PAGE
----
History, Evolution, and The Darwin Debate

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Red Fortyeight Group

April 25th, 2015 · No Comments

From Last and First Men

Capitalism was easy. Now comes the hard part. At a time of rising social crisis in the outcome of globalization, the place of capitalism is coming under intense scrutiny. It is ironic, and this has always been so, that at its moment of triumph, everything turns sour with the culture of markets, and its manic style. The defenses of capitalism, beside their mirror image in the debates over communism, have tended to seem irrefutable given the evidence of economic transformation, the mesmerizing ideology of laissez-faire. There the Hegelianized propaganda of the ‘end of history’ has created a powerful set of illusions. But now suddenly the prospect that we are all ‘dead by economy’ changes one’s view of the matter as the point of no return seems to have arrived in the form of the Faustian endgame in the accelerating destruction of the ecological base, and the dire scenarios of global warming. All at once the charge of utopianism, so often applied to the communist idea, flips to capitalism itself.

The rise of postcapitalism has to be more than an economic movement. It has to be able to create a cultural mix of elements yielding a new genesis of the arts, philosophy, (post-)religion, and the liberation of politics from mechanical machiavellianism of the prior era. Why does politics always default to psychopathic logic, covert agencies and murder? How could the debasement of the American System have occurred so rapidly?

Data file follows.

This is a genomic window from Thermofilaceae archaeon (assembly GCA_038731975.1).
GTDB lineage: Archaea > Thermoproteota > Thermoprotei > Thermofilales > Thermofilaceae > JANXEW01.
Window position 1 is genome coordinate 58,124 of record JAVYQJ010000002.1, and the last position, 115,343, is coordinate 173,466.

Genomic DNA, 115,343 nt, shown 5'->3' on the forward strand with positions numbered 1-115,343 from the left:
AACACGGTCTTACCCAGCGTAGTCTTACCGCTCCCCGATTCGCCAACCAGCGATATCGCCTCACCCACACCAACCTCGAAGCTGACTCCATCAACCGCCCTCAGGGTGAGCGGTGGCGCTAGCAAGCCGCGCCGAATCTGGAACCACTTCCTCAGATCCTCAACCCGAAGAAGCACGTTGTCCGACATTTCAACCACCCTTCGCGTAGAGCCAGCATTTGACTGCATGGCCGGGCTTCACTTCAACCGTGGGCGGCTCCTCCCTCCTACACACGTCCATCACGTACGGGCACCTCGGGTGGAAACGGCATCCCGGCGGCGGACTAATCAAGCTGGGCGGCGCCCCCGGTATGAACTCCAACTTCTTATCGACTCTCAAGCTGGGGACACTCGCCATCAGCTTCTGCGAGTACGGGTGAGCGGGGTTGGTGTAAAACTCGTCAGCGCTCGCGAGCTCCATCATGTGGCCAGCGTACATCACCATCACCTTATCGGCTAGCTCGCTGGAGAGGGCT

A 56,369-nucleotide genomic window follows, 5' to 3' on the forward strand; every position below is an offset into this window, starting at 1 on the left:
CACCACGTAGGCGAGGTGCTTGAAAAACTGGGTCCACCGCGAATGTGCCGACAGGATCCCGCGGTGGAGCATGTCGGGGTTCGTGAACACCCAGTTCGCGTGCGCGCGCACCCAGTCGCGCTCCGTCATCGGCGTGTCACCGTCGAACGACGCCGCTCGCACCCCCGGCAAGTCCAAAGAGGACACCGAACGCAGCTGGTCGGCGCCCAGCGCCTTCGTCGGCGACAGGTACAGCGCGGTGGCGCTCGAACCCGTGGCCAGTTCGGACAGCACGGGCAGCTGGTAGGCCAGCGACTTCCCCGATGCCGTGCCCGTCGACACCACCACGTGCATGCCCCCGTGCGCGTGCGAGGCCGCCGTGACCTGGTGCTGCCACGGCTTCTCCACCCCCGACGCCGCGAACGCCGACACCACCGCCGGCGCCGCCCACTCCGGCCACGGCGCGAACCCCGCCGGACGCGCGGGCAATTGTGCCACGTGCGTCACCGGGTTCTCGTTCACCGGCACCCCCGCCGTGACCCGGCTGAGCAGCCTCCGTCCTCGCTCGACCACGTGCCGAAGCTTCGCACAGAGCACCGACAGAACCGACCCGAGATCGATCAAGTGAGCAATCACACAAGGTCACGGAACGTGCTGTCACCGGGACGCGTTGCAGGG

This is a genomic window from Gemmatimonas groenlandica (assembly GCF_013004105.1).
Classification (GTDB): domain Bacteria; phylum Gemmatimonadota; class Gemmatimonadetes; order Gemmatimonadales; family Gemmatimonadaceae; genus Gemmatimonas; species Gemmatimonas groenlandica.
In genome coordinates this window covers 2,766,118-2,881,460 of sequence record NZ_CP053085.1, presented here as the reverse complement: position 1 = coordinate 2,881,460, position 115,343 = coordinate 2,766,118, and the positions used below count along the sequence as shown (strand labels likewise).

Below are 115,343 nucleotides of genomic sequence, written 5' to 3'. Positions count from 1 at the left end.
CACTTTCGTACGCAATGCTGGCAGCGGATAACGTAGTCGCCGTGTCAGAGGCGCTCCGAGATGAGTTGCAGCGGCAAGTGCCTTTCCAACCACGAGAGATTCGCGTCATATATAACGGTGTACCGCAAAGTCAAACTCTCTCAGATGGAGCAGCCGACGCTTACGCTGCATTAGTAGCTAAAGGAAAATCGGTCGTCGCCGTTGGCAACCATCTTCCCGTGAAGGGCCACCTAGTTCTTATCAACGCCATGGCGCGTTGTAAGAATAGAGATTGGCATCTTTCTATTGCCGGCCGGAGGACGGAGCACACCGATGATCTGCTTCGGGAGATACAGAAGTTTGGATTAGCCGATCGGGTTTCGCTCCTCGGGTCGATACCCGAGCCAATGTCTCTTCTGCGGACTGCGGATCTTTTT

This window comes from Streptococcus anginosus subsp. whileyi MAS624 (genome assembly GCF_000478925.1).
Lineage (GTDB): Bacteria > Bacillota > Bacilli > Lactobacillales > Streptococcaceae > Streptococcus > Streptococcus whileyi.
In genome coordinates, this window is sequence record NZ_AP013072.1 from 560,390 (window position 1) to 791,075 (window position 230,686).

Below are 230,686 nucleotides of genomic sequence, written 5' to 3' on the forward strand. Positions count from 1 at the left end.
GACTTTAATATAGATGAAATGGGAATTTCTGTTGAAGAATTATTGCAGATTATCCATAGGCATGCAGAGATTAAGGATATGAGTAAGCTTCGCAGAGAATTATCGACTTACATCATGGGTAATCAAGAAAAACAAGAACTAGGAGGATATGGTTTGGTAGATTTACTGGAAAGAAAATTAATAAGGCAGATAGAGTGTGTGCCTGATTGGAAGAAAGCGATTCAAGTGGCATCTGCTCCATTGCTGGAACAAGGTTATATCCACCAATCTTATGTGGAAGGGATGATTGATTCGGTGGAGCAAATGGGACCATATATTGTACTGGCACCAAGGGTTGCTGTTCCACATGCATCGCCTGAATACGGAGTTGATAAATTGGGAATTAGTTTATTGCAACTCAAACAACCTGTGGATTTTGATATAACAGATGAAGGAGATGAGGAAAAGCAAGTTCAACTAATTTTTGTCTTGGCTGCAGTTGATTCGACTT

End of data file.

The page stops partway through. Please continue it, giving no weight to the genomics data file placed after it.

For many the globalization of markets has nearly destroyed the planet and yet a large majority has still not seen any real benefits from capitalism. The whole project was a gamble, and Marx/Engels accepted the wager, but now we have to measure winnings and the usual predictable high losses at the suddenly arriving endstate.

We had a few brief years after 2008 in a ‘great recession’ to preach sobriety, but now the system still in partial stall is dosing out the same old puke economics of jobs, growth, and the rest of it. Our position now seems to be: the more the economy recovers the worse it will be for men of the future. We have sold them down the river.

Meanwhile, it is possible technological advances can repair the biosphere, but the movement toward postcapitalism cannot cease even for a moment.

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